The League of Women Voters took issue with the Roundtable inviting me to speak. Its local chapter president, Rosanne Winter, sent the Roundtable a letter expressing the group’s “strong disappointment,” and protesting my choice as a speaker. The Roundtable should select “respected speakers,” said the League, by which it clearly means only those who don’t disagree with the League.
In 2020, we saw more lawsuits filed over election laws and rule changes than in any prior year of American history. And with the congressional midterms fast approaching, litigation and other developments just keep coming.
Florida Gov. Ron DeSantis has a good idea with his budget proposal to create an “election crimes agency” that would “investigate election crimes and irregularities and make referrals for further legal action directly to a statewide prosecutor.” Florida should implement it, and other states should follow. In fact, state legislators should make sure that a statewide prosecutor’s office has jurisdiction to prosecute all such election cases, especially when local prosecutors fail to act.
In New York, officials have made drugs automatically available only to people who meet one of several eligibility criteria, which include being “nonwhite.” In Minnesota, the Department of Health is “deprioritizing access” to treatment for Americans who happen to be Caucasian.
Hans von Spakovsky, manager of the Heritage Foundation’s Election Law Reform Initiative and a senior legal fellow of the Meese Center for Legal and Judicial Studies, said president Joe Biden’s margins of victory in Arizona, Nevada, and Wisconsin in the 2020 presidential election were narrower than the states’ respective totals of unaccounted-for ballots.
The Texas Legislature passed the state’s election reform package, SB 1, designed to protect voters by fixing vulnerabilities in the registration and election system. This happened only when Democrats finally returned to the state after fleeing to the nation’s capital in May to avoid the special session called by Gov. Greg Abbott.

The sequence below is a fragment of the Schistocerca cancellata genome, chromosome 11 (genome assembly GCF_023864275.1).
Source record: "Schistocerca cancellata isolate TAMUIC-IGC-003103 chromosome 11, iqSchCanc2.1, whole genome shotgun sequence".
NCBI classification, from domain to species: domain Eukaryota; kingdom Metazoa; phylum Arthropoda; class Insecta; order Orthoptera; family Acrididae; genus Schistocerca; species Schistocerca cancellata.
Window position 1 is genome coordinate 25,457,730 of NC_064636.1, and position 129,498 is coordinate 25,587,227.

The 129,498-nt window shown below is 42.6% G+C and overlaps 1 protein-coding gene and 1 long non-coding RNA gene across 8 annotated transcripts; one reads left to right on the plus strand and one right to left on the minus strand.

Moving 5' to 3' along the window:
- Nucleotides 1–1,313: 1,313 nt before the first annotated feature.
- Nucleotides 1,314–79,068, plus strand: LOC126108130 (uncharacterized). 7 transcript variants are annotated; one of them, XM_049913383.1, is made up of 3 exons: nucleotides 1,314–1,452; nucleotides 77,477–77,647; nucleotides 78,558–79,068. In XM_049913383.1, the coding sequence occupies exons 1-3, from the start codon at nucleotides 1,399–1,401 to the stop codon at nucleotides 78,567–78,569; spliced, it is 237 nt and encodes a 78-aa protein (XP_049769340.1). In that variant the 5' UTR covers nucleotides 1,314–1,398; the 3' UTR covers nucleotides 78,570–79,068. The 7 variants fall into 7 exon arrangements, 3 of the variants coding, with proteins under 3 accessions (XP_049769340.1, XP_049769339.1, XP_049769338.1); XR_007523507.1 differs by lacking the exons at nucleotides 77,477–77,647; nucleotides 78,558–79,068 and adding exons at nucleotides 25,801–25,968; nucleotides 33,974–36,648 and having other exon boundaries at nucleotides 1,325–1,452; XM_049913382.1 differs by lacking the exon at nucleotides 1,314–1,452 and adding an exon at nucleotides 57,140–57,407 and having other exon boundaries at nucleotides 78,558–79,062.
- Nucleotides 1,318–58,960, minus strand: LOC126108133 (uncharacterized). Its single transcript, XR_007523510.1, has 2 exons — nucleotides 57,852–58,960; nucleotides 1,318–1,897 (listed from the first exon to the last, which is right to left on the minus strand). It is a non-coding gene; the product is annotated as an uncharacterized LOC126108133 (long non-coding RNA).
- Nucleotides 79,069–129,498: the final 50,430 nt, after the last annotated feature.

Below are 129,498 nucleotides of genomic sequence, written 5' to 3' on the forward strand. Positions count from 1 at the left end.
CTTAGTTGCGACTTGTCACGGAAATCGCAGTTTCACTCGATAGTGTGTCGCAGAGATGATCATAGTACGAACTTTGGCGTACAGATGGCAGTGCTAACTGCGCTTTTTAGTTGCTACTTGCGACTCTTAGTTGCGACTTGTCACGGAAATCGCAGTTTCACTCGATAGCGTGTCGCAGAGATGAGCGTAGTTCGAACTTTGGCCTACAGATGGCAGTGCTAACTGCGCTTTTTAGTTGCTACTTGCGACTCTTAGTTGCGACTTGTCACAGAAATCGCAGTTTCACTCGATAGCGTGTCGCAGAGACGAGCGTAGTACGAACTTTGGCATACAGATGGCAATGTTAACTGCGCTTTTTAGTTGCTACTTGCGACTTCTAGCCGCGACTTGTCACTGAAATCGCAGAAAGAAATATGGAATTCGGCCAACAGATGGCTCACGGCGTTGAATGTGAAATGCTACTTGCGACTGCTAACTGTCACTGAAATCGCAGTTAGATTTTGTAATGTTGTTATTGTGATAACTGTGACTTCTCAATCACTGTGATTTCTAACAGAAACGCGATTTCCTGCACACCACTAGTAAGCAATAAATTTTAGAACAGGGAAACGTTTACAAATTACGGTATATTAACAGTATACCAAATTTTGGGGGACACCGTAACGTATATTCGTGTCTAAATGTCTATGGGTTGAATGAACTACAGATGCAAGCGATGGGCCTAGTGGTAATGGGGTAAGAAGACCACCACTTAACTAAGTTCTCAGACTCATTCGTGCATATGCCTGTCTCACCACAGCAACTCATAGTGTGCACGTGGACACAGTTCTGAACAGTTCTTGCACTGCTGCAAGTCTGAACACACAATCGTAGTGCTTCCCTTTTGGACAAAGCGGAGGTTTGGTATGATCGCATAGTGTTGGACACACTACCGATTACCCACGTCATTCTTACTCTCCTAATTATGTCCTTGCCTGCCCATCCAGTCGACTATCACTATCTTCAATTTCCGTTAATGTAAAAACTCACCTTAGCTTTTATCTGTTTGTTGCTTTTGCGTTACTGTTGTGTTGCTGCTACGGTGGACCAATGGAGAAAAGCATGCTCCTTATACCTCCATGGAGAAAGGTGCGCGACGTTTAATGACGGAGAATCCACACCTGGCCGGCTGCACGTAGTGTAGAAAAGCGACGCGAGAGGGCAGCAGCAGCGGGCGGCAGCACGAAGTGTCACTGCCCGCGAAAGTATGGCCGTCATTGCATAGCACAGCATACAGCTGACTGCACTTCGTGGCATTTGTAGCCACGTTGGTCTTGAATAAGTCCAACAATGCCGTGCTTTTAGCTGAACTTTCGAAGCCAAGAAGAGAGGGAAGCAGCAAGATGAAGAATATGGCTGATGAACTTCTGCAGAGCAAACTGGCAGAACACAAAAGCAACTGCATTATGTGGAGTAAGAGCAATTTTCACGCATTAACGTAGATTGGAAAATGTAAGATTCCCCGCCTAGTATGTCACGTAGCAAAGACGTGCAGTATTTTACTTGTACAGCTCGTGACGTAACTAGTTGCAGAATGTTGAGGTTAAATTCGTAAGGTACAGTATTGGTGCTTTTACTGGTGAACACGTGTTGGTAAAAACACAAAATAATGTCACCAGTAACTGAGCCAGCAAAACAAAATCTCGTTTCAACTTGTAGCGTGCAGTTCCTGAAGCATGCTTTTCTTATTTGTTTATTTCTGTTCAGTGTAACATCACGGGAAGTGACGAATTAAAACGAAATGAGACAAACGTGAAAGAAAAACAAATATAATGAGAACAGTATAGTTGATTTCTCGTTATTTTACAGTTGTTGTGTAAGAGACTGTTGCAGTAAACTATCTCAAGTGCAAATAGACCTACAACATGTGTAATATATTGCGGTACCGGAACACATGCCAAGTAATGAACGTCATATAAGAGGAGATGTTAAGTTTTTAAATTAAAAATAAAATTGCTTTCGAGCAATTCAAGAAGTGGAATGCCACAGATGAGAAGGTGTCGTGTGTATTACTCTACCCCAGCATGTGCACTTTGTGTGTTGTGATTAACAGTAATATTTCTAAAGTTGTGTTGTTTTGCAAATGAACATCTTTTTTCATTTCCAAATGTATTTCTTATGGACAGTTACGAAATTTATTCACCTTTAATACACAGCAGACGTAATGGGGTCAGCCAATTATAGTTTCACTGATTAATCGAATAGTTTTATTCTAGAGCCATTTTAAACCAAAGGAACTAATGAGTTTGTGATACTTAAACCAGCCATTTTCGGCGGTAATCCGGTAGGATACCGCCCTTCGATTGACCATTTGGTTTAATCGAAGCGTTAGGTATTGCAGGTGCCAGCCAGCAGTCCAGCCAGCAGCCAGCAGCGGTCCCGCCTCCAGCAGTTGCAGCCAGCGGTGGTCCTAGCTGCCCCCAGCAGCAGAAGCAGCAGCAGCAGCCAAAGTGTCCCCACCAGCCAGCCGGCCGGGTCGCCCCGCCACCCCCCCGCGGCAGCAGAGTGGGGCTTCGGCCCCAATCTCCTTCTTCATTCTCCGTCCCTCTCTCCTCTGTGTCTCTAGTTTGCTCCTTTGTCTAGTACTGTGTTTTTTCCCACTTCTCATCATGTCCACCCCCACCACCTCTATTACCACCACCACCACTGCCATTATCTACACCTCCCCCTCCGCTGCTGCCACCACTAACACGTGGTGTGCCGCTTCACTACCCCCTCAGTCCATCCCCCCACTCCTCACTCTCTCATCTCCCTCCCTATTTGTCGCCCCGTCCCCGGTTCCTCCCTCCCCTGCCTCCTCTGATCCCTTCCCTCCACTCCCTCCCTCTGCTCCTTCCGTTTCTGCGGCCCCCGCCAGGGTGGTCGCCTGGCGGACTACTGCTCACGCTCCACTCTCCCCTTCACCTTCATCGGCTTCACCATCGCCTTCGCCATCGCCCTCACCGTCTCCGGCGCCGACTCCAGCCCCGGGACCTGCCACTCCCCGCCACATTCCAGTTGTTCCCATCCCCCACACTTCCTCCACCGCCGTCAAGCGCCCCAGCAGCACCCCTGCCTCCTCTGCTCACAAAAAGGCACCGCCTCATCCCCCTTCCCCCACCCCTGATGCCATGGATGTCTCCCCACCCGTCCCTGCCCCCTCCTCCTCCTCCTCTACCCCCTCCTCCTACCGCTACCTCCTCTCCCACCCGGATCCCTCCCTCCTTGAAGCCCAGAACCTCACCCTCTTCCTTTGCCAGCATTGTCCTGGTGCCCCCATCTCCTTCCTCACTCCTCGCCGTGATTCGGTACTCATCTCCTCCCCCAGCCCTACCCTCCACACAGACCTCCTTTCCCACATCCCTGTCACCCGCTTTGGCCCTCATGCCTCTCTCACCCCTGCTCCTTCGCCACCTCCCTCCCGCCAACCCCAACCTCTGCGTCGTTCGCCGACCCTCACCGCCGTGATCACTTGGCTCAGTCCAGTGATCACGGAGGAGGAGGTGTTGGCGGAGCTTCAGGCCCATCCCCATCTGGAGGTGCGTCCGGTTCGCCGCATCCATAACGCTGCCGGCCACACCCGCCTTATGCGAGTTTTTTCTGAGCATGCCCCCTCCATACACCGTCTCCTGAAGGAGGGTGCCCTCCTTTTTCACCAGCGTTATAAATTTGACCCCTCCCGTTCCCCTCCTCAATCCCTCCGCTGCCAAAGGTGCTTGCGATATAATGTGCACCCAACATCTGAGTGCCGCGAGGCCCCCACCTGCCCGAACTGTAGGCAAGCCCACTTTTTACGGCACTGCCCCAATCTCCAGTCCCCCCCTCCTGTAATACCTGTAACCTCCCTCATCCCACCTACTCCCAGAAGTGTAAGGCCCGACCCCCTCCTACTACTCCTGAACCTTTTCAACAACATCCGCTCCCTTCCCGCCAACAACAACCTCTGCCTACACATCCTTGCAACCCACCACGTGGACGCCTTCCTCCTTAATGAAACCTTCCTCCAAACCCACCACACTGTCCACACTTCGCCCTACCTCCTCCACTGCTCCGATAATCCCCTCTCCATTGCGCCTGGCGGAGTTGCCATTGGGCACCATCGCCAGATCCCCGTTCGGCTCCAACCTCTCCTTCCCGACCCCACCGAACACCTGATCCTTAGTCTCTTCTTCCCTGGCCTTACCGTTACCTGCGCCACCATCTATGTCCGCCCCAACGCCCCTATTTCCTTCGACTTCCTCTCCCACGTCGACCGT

Hans von Spakovsky: Texas Democrats’ outrageous claims about election reforms have no connection to reality
Texas Democrats held a press conference on Friday in Alexandria, Va., across the Potomac River from the nation’s capital, to continue their lies about the election reforms being proposed in the special session of the Texas legislature called by Gov. Greg Abbott. The session has been unable to start because they fled the state, denying a quorum in the legislature. As I have already explained in a previous op-ed for Fox News, the misleading and outrageous claims they have made and that they repeated at the press conference about the reforms have no connection whatsoever to reality.
Hans von Spakovsky: Merrick Garland’s misleading voting claims – what AG gets wrong about US elections | Fox News
Partisan, political, designed to inflame. That’s what Merrick Garland’s recent speech on voting rights was. It certainly was not objective, measured and deliberate – the kind of speech you expect from an attorney general. What’s worse, his central assertion – that state efforts to improve the integrity of the election process will make it "harder" for eligible citizens to vote – is demonstrably false.
One of the false narratives constantly pushed by liberals is that the efforts of states to reform and fix vulnerabilities in their election systems are somehow examples of “voter suppression.” Nothing could be further from the truth. Making sure that every eligible citizen is able to vote and that their vote is not lost or stolen through fraud or errors is not voter suppression—it is good governance.